This research project has a potential to have a great impact in the academy, industry, and in the wider public. We propose to build the first stochastic model of human transcription regulation based on quantitative data obtained using a cutting-edge single-molecule imaging technology.
1. Academic and industrial. This research will help understand how single cells make decisions to grow, differentiate or de-differentiate despite the stochastic noise of molecular collisions at promoters, and will establish fundamentally new ways of thinking about gene regulation. Thus, the immediate beneficiaries of this research will be researchers studying molecular mechanisms of gene regulation, and researchers using transcription factors as tools to control cell-state decisions. The insights into stochasticity of transcription will be of great interest to researchers studying dynamics of macromolecular complexes involved in nucleic acid transactions (e.g. translation, splicing and replication). Our protocols for fast, specific RNA hybridization will be of interest to researchers developing bottom-up bio-nanostructures. Our methods to generate bio-compatible surfaces have previously attracted, and will continue to attract the interest of companies working on high-throughput DNA sequencing and microfluidics. We will ensure that the academic and industrial beneficiaries are informed of our work by publishing in wide-audience peer-reviewed journals, attending scientific meetings in the UK and abroad, and keeping our lab web page up-to-date with the newest developments and publications. The cutting-edge research that we will bring to the University of Leicester will strengthen the position of the school as a hub for new technology, and attract young investigators from the USA and Europe who work at the interface of biology, chemistry, and physics.
2. Societal. The new insights into the mechanism of gene regulation that we will attain may provide researchers with better tools to control cell behavior, which may lead to better ways to treat diseases and engineer tissues, and, ultimately, improve the nation's health. The powerful visual aspect of our technology (using lasers to directly 'see' single enzyme molecules switching genes on) is very likely to attract the interest of the general public, in particular, middle- and high-school students. The students will be informed of our work through microscope-building and single-molecule-imaging demonstrations that we will organize with the GENIE Outreach program (see Pathways to Impact). The demonstrations will stimulate students' interest in biomedical sciences and nanotechnology, and, perhaps, encourage them to pursue careers in these high-tech fields -- which, indirectly, will have a long-term impact on the UK economy.
3. Career development. The postdoctoral research assistant and the research technician working on the project will learn a wide range of methods (single-molecule imaging and data analysis, molecular cloning, bioconjugation, surface chemistry, protein purification, instrument design, software development, cell culture, genome editing, and so on) and acquire critical thinking, presentation and writing skills which will prepare them for future careers in academia or industry, or for further education.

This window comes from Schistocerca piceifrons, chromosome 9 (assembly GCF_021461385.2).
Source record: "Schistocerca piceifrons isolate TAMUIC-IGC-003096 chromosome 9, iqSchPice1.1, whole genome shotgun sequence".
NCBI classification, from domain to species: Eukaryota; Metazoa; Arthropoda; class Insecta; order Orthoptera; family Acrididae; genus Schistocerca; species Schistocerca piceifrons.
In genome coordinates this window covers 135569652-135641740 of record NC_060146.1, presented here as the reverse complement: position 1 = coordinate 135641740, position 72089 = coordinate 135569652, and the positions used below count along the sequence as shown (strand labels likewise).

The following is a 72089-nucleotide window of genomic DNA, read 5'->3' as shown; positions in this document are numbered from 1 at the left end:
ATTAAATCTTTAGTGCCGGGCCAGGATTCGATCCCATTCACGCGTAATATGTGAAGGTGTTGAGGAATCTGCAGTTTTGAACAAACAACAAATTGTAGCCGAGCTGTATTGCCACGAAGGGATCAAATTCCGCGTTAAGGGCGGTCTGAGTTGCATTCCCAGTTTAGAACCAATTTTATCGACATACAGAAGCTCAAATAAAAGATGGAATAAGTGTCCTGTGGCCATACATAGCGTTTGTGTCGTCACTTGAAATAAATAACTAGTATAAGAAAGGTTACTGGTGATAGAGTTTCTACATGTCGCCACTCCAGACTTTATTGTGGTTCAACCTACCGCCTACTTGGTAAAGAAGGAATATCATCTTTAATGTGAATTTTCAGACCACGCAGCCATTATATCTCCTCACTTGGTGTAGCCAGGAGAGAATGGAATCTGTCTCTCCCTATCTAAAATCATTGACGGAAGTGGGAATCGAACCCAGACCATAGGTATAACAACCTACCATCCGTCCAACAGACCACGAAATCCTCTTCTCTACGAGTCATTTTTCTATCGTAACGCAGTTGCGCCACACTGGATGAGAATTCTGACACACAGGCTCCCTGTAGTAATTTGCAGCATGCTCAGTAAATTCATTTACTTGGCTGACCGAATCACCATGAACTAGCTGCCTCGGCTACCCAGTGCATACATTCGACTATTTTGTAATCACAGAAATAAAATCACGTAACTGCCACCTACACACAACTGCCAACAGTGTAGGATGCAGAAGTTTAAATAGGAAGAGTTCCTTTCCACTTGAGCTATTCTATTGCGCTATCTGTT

4. 'New ways of working'. This multidisciplinary study is within the scope of three strategic priorities of the BBSRC aimed at raising the awareness of novel, alternative methods of doing research: (i) technology development for the biosciences (bioimaging and functional analysis); (ii) data-driven biology (extracting quantitative information from large or complex image sets); and (iii) systems approaches to the biosciences (experimental biology closely-integrated with computational modeling).
 
Title 3D-printed dynamic models of DNA and transcription factors 
Description Using rapid prototyping, we have created a new type of educational tools to explain, through tactile interaction, the mechanical properties of double-stranded DNA and the mechanism of gene regulation. We believe that this is currently the only method to explain complex molecular biological precesses to learners with visual disabilities. 
Type Of Art Artefact (including digital) 
Year Produced 2015 
Impact We have used the models to demonstrate the basics of molecular biology at a study group at VISTA, the Leicester society for the blind. 
 
Description We proposed to visualize the process of switching of human genes (i.e. transcription initiation) at the level of single molecules. Transcription initiation is extremely complex, and requires a concerted action of five protein 'nanomachines', called TFIID, TFIIB, TFIIF, TFIIE, and TFIIH. The enzyme that performs the actual initiation, assisted by the five nanomachines, is called RNA polymerase II (RNAP II). Visualization of this process in real time, at the level of single molecules has never been achieved before.

1. During the first year of funding, we built and calibrated a single-molecule super-resolution microscope required for the experiments, which we called the LESTAscope. Using the LESTAScope, we acquired data on single-molecule dynamics of one of the key gene-switching nanomachines -- TFIIF. We have discovered that the conventional view of how TFIIF works was incorrect. In the old model, it was assumed that TFIIF binds to a gene in a single step, once in 15 minutes, already pre-associated with RNAP II. Instead, at the single-molecule level, we have observed that TFIIF interacts with the target gene dozens of times, on a time scale of once in ~5 seconds.

2a. In the second year of funding, we have correlated the gene interactions of TFIIF with switching of target genes. Contrary to predictions of classical models, we have discovered that TFIIF functions, primarily, during the late stages of gene-switching, possibly, by assisting RNAP II in reading through pauses in genes.